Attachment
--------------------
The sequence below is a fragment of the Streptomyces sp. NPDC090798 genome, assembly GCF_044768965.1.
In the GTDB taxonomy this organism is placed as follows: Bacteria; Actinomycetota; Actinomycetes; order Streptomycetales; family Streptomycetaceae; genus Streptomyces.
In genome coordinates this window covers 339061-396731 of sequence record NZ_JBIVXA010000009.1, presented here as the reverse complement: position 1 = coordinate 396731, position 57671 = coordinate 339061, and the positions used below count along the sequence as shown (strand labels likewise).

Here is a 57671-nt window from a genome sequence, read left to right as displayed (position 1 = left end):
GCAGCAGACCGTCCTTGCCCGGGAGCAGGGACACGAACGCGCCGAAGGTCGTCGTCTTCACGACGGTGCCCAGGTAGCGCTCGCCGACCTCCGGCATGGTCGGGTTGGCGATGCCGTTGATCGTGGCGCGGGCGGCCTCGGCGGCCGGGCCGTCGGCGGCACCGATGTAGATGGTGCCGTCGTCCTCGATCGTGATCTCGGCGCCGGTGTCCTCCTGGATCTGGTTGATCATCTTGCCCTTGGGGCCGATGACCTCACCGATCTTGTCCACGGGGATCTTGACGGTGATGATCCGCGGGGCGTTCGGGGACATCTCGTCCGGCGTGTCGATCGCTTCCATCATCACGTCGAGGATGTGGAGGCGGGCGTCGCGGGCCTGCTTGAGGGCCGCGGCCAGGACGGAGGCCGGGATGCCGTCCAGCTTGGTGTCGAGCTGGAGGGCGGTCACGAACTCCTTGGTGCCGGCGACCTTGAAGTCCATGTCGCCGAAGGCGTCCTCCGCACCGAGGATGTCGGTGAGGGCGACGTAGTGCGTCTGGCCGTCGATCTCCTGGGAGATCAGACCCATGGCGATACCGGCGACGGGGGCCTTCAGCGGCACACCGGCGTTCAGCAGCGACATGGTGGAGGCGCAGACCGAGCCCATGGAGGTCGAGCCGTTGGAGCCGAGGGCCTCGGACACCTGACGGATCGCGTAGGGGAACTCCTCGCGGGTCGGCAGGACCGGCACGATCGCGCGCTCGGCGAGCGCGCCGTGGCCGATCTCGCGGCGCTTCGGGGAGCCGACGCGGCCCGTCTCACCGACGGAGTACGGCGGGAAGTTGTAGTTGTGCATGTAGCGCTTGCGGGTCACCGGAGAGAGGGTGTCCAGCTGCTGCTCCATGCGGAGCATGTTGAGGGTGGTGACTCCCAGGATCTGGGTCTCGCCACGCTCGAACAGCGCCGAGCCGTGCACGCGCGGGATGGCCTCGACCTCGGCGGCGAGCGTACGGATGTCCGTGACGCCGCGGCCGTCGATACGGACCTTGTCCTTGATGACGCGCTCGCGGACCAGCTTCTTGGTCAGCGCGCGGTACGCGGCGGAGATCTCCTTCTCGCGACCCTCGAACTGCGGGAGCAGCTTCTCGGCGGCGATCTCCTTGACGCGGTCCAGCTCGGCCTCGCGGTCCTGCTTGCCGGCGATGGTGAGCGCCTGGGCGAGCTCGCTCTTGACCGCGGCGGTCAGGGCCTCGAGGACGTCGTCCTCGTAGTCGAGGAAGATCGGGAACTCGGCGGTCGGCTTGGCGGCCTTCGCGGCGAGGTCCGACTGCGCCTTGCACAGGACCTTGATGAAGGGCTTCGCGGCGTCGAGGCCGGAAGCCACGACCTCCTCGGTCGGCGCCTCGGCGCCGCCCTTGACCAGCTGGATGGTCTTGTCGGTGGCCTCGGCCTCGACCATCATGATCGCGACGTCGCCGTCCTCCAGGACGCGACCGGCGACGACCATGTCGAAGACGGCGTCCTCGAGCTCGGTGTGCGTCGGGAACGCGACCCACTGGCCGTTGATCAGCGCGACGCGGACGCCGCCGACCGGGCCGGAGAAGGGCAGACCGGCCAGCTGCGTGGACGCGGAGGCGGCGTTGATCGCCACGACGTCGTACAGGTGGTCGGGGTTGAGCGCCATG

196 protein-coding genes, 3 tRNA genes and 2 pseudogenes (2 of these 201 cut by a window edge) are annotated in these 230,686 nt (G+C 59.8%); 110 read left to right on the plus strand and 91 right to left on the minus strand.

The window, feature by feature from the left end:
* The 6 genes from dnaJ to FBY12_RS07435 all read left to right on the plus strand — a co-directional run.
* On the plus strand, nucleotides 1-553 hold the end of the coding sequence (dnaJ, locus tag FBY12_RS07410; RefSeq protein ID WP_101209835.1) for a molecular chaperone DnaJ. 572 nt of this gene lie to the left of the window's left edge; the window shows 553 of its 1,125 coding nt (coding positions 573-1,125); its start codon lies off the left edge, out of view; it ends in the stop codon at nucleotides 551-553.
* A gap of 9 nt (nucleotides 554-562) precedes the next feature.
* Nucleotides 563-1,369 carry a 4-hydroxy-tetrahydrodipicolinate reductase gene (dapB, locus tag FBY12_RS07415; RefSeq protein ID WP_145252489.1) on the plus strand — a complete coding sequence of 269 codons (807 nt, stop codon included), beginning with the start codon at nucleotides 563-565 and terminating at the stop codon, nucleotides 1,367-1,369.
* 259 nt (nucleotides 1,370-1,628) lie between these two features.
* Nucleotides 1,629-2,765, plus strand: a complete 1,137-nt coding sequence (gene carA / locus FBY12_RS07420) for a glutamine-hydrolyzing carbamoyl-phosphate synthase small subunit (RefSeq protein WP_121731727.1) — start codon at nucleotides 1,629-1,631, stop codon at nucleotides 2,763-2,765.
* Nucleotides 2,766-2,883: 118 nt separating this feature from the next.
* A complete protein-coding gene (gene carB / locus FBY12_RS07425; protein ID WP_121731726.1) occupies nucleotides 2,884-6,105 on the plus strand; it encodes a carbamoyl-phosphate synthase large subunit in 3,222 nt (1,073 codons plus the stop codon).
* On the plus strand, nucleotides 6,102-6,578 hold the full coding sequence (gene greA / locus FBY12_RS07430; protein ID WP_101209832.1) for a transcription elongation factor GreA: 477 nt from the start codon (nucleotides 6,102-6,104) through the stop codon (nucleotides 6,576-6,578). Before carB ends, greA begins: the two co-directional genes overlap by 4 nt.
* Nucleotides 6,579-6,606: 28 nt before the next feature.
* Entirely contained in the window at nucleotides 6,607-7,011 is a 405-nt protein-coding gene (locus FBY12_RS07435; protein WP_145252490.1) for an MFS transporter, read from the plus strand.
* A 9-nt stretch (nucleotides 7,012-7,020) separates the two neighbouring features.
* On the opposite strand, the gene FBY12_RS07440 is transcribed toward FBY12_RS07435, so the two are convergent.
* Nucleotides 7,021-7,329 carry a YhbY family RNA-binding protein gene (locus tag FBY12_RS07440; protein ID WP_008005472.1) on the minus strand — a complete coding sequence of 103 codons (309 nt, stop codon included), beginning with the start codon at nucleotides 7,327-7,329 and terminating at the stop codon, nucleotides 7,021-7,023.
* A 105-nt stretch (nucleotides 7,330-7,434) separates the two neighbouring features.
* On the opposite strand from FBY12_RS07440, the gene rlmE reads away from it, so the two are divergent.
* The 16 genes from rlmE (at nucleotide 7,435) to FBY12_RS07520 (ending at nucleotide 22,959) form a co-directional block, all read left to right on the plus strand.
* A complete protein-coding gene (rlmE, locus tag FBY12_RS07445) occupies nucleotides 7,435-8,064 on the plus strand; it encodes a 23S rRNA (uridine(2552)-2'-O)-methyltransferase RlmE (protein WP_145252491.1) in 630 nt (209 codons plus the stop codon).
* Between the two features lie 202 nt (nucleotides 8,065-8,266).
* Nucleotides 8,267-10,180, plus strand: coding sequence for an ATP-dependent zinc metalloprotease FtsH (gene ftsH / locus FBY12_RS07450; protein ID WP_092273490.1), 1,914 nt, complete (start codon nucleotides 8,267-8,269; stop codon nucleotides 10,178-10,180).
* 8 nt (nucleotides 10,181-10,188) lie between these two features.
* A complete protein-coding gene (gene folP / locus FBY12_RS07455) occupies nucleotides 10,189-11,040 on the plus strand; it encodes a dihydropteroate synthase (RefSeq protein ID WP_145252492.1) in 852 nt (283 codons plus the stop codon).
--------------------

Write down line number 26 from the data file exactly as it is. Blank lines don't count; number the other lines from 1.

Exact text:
* Between the two features lie 202 nt (nucleotides 8,065-8,266).